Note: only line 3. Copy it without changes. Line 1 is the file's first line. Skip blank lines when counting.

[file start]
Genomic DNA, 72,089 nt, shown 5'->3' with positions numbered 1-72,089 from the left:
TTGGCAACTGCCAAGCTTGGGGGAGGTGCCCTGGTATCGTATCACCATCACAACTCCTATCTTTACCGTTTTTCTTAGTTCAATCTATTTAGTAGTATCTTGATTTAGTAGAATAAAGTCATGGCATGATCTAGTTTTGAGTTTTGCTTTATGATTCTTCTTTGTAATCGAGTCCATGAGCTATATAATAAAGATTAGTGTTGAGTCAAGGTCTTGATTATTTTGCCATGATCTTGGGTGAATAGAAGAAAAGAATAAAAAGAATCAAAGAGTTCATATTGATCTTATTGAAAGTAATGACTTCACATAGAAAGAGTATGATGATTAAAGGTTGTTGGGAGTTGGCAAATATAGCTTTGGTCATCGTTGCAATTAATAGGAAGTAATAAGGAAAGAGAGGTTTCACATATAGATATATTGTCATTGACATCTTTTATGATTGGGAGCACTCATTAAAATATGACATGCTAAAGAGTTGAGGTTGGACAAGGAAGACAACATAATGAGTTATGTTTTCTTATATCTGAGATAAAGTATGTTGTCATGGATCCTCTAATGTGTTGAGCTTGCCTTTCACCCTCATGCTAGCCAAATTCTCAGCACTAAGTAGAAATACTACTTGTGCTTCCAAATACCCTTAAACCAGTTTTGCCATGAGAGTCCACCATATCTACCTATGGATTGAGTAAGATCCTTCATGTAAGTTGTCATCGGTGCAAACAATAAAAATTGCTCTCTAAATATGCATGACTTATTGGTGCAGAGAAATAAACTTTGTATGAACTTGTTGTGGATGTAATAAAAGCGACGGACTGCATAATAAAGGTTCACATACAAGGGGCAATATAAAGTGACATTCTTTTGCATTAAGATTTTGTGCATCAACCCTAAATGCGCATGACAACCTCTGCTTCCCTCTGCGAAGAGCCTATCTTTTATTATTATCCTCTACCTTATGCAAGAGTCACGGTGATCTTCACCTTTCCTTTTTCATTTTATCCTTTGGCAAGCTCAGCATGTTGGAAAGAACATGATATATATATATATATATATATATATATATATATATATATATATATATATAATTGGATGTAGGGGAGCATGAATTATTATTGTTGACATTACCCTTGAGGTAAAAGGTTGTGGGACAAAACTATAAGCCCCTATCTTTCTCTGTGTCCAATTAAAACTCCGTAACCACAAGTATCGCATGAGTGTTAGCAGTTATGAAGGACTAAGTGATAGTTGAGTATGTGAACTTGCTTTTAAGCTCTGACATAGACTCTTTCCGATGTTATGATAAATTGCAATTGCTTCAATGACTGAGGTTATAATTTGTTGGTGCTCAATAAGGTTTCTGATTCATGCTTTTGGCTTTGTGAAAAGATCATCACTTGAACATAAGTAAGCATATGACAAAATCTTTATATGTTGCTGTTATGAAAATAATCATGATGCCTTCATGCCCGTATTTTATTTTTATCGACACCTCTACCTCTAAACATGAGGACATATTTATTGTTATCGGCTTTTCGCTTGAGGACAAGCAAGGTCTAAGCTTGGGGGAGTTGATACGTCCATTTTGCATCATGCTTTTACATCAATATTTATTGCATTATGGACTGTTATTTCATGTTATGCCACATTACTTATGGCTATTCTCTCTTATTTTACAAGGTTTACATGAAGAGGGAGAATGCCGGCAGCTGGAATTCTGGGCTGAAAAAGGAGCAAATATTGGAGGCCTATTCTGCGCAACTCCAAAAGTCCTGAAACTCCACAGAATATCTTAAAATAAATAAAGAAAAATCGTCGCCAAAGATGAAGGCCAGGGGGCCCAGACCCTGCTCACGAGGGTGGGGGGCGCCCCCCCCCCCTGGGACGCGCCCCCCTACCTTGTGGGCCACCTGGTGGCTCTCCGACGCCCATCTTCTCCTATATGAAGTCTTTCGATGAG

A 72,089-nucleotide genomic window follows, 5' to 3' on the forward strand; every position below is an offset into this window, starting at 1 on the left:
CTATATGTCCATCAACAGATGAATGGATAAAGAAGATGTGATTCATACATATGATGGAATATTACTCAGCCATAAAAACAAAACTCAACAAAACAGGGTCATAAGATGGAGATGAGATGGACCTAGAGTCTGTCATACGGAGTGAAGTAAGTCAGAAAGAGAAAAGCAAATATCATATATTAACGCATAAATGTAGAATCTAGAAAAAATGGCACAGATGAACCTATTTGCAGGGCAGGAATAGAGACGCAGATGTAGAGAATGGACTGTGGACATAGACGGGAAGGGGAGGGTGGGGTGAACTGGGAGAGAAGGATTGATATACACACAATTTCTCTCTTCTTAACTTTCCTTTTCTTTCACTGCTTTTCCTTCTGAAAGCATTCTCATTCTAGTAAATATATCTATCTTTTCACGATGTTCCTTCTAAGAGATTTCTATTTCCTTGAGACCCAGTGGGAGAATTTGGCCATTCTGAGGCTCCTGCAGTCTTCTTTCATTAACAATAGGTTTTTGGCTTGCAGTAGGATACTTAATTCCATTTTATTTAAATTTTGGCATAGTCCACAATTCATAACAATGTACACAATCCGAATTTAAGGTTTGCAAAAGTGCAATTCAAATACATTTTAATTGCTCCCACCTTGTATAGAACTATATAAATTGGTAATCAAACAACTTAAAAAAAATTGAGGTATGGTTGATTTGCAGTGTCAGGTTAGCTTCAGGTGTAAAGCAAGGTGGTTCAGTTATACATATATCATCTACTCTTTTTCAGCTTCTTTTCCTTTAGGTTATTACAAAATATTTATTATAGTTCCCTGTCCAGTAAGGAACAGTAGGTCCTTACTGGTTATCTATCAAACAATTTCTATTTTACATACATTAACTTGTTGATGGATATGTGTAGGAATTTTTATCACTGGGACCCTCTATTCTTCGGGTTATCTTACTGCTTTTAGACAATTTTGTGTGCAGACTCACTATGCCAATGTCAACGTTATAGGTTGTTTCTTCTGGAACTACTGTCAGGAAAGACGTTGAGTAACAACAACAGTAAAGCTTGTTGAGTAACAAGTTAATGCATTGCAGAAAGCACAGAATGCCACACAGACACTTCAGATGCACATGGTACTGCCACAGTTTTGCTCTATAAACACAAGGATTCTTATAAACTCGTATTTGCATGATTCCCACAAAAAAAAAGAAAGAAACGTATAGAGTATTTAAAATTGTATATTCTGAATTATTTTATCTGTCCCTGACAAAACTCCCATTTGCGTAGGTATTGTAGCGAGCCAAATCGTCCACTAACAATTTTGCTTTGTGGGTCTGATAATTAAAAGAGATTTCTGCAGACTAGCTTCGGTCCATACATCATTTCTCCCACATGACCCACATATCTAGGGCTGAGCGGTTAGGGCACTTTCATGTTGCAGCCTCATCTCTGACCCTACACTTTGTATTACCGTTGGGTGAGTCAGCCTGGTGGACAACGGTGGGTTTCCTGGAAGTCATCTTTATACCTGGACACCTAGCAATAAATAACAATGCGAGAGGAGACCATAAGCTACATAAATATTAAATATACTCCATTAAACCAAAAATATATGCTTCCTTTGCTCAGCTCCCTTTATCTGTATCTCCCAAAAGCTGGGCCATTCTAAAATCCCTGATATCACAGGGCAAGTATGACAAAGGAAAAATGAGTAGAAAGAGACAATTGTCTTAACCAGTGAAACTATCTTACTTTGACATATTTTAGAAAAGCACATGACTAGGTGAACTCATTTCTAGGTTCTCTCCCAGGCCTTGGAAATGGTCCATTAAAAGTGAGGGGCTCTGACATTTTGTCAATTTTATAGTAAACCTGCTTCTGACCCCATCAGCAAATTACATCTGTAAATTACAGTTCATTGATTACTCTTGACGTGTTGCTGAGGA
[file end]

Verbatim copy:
A 72,089-nucleotide genomic window follows, 5' to 3' on the forward strand; every position below is an offset into this window, starting at 1 on the left: